My question is, where does the testing take place?

Do we need to set up separate testing environment for ETL testing?

Second, once the data is loaded in staging, testing starts or you wait till it reaches target? Again in which environment testing should take place?


Answer1: As soon as the development is completed, testing should take place in dedicated testing environment. Testing environment is very small in terms of data volume but is just like production environment otherwise (for example, name of databases, schema, name of jobs and scheduling should be same as that of production). Smaller data set guarantees that the ETL jobs will execute faster as they have to process lesser data. And QA will get the execution results faster waiting time is less as QA have to execute the ETL jobs again and again during testing different scenarios and to validate bugs. And if the data set is bigger, it is frustrating for the QA to wait for the execution to complete. A lot of time is wasted in waiting.

Answer2: Yes. A dedicated testing environment is required. Generally, this environment should not be data heavy. This setup is specially needed while testing the data as soon an ETL solution is implemented by development team. Testing team should be responsible for environment setup (for example, publishing databases, executing ETL packages/workflows). If data volume is too much in the testing environment then it will take ages to complete the execution of ETL jobs.

So, the approach is to test the code against a relatively smaller data sets (in comparison to production). Once the testing is completed in such environment after that, we recommend that ETL solution should be deployed in Pre-production kind of environment where ETL solution has to process a huge volume of data. The deployment in Pre-prod is done by DBA but QA team is responsible for testing.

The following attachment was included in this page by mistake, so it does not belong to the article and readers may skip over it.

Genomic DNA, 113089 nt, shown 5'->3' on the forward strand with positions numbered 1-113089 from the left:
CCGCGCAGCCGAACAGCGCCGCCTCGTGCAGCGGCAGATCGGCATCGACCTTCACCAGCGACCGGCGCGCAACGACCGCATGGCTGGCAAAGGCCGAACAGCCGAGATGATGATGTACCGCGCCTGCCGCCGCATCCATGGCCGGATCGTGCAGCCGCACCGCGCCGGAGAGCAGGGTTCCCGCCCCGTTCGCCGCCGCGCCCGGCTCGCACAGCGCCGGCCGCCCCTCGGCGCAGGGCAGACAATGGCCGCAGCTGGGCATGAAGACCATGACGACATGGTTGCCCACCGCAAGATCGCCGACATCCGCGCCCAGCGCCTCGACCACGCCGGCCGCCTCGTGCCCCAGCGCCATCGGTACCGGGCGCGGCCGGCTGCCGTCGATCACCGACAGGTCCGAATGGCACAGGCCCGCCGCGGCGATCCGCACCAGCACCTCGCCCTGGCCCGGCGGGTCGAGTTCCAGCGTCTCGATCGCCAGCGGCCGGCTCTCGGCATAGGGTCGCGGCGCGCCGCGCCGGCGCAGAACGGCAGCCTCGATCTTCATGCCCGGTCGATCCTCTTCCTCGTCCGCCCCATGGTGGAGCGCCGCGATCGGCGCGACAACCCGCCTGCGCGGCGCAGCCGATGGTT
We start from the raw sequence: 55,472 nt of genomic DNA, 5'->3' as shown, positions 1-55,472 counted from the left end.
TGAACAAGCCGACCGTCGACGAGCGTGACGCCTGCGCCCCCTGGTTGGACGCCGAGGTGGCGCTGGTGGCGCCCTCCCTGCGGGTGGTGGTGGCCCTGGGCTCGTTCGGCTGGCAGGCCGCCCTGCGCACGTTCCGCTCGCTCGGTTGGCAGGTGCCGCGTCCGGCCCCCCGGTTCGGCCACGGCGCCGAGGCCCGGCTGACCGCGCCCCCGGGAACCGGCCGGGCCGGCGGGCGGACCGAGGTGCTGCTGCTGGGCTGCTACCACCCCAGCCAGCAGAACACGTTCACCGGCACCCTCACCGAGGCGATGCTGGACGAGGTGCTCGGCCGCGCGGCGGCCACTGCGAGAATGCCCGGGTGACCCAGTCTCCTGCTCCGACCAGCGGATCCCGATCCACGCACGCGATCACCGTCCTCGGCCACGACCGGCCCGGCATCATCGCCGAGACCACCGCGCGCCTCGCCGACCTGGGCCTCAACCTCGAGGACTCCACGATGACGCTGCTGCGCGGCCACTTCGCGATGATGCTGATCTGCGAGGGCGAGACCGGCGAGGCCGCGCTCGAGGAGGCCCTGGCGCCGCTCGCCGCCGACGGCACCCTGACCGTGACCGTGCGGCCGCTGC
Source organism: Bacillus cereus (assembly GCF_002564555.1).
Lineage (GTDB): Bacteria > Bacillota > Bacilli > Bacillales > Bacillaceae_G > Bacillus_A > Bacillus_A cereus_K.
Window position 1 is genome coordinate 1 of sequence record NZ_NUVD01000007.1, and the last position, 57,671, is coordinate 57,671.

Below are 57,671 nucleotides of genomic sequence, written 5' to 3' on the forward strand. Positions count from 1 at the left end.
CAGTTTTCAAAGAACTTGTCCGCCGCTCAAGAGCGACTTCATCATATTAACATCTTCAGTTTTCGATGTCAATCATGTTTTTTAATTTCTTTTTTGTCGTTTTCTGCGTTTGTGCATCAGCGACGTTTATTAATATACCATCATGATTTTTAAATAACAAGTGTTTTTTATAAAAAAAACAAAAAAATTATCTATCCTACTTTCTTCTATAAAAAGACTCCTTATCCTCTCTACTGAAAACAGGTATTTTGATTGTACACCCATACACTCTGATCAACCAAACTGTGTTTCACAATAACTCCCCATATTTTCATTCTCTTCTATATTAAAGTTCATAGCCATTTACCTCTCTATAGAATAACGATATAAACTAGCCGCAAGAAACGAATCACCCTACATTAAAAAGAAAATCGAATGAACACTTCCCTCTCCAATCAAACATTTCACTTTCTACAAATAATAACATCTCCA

Answer3: We should generally wait till the data reaches the target. However, you can do a quick check to ensure that the data is loaded in staging area after the extraction has completed. But again, this decision has to do a lot with the volume of data. If it takes hours for data movement to staging then I would recommend to start testing the staging data in order to avoid any delay in un-earthing any potential issues associated to the related ETL jobs but if you have smartly created a smaller data set for testing then I would recommend waiting till the data reaches the target.


I think it will depend on the nature of the testing itself. Are you testing with large amount of production data? Are you testing with specially crafted test data?

To me if I am focused on ETL logic, the ETL is environment independent. It has a source and destination and thats pretty much it. If the test data is difficult to create and manage then that could constrain where it could be tested, ie: if stage is the only place that can hold the amount of data you want to run through the ETL then you either need to test in stage or stand up / beef up another environment.

There are several things you can test in the ETL. First do the transforms happen as expected? To test that I would create test cases that validate the ETL logic. For each test I would create the minimum amount of data to support the test. I would silo the data so that when validating the destination I would know which test generated it.

Once I have the logic covered, I would want to take a look at how the system handles load both large amount of data and running over an extended period of time. This will tie up the system for awhile so you may need to do this in an isolated environment.

It would be nice to be able to be able to articulate the throughput of the ETL, so some perf testing.

I would also want to take a look at how the ETL handles bad data or data in unexpected states.

Which environments are needed depends on whether you want to be able to do your testing in parallel along with how difficult it is to set up any dependancies.

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